About 88 million American adults are prediabetic, which totals to nearly 1 in 3 people.
Prediabetes is a condition in which individuals have high blood sugar levels, but which are not high enough to be considered type 2 diabetes. With November being Diabetes Awareness Month, it is important to discuss the signs and symptoms of prediabetes.
Signs and Symptoms of Prediabetes
One of the signs by which prediabetes first appears is on the skin. When the body begins to develop insulin resistance, darkened areas of skin may begin to appear on your neck, armpits, elbows, knees, or knuckles.
Signs and symptoms of prediabetes include:
- Increased thirst
- Frequent urination
- Excess hunger
- Blurred vision
Additionally, there are a number of risk factors that can increase the likelihood that you develop prediabetes, including but not limited to:
- Aging, especially over age 45
- Eating a lot of processed foods and sugary beverages but not many vegetables or fruits
- Being African American, Native American, Latino, or Pacific Islander
- Being obese
- Not exercising
- Having sleep apnea
When Should I See a Doctor?
It is best to see a doctor if you feel you have prediabetes or have noticed any of the symptoms listed above. You can ask your doctor about getting a blood sugar screening and they will help you determine what the next steps will be.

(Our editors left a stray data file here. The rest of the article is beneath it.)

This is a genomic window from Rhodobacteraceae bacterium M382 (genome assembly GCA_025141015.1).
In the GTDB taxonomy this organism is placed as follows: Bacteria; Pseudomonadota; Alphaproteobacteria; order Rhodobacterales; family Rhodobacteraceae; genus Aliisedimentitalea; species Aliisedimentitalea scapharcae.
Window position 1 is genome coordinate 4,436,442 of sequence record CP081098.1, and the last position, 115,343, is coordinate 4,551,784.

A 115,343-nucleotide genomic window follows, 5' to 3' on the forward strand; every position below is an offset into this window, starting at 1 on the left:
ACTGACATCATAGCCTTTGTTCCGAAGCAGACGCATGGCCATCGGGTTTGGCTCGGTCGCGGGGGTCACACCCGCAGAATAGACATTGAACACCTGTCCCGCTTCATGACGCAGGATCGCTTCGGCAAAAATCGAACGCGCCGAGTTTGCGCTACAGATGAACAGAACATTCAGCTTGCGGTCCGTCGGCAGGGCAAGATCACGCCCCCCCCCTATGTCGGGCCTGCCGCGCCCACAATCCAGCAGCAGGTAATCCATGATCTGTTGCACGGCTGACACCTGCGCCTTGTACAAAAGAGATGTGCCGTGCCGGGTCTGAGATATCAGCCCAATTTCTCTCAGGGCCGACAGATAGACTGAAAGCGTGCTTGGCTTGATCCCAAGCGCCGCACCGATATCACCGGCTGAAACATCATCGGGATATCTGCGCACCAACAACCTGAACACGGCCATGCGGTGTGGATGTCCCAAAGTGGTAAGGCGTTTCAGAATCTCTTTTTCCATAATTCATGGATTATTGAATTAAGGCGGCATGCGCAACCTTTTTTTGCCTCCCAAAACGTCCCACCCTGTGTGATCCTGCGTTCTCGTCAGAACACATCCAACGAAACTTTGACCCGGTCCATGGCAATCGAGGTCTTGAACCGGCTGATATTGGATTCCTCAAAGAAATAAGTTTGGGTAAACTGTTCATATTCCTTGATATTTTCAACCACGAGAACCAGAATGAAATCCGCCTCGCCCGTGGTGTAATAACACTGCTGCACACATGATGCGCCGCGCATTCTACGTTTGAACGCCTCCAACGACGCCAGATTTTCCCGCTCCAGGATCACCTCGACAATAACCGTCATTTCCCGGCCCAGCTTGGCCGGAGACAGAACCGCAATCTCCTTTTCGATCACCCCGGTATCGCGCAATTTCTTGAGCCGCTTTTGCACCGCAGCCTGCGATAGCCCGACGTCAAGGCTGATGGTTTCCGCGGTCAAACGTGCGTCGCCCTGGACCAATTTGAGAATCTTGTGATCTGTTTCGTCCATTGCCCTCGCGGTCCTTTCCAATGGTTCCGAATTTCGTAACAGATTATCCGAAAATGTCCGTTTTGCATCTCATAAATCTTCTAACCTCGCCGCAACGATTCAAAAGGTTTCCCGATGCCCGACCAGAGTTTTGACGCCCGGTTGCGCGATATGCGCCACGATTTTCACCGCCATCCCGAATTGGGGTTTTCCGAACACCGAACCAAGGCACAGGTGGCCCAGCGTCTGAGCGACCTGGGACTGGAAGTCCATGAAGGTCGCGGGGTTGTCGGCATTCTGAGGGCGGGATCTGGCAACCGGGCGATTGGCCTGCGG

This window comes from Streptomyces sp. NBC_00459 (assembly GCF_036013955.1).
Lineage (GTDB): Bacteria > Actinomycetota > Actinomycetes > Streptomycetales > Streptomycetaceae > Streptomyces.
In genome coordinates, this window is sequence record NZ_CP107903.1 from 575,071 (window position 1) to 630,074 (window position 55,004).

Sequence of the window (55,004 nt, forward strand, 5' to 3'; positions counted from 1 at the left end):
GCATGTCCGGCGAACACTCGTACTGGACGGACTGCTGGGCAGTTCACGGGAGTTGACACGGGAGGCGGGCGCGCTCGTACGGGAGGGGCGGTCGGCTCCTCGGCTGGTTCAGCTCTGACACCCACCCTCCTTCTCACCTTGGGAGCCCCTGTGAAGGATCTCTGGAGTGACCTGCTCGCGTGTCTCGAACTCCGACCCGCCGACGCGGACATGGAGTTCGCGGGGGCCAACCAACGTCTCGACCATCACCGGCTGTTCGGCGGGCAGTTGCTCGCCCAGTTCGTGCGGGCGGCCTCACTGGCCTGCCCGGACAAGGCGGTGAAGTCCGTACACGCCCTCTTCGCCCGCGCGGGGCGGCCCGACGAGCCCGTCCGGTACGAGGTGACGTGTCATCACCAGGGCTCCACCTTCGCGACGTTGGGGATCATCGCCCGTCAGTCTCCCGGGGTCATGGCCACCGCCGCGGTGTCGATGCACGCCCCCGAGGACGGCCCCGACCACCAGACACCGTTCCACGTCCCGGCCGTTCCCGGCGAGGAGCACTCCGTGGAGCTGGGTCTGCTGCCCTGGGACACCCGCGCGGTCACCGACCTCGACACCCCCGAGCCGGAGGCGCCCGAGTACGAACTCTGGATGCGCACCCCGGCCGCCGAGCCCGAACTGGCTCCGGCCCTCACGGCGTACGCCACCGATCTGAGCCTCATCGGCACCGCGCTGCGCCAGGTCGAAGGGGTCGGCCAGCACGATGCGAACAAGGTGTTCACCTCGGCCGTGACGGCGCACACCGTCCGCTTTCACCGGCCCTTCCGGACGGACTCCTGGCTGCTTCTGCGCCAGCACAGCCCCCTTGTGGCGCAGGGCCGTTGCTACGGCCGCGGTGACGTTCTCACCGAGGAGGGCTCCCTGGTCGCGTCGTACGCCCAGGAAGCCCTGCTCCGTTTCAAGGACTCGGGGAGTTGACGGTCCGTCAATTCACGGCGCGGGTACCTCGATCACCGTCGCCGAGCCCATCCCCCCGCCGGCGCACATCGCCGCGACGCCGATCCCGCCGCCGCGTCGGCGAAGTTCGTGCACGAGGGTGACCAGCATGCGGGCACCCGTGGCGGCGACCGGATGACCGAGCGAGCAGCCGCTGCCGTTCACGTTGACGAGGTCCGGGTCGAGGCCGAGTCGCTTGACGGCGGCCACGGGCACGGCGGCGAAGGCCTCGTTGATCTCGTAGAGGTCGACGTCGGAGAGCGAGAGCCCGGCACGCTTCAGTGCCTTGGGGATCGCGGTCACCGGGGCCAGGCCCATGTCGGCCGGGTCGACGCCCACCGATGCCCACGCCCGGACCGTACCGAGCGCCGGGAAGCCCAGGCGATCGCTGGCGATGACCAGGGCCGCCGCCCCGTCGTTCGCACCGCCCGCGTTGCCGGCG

Fortunately, prediabetes is reversible. You and your doctor can create a health plan to implement in your daily life.
Some of the ways that you can best protect yourself from developing prediabetes and even reverse it, include:
- Losing weight
- Eating more fiber and less refined carbohydrates and fats
- Reducing your portion sizes
- Implementing a weekly exercise routine
- Drinking more water
- Eating more vegetables and fruits
- Taking medications if needed
All these are habits you can create and use in your day-to-day lifestyle.
Unidos Contra la Diabetes Is Here for the Community
Even though prediabetes is not considered to be diabetes, it is a condition that deserves your full attention.
At Unidos Contra La Diabetes, we have a deep love and concern for our Rio Grande Valley community. We know the challenges that our community members face, and we want to do our part to help each and everyone lead a healthy and fulfilling life.
If you think you might be prediabetic, don’t be afraid to reach out to us. We offer a wide range of services and resources that can help you minimize your risk of developing this condition, or if you have diabetes, we can support you.
I’ve been experiencing excess hunger and constant fatigue lately, and I’m worried that they might actually indicate that I have prediabetes. It’s good that you mentioned how I can ask my doctor to help me come up with a health plan to implement in my daily life to treat prediabetes. I’ll be sure to inquire about it once I visit the doctor’s office later for a diagnosis.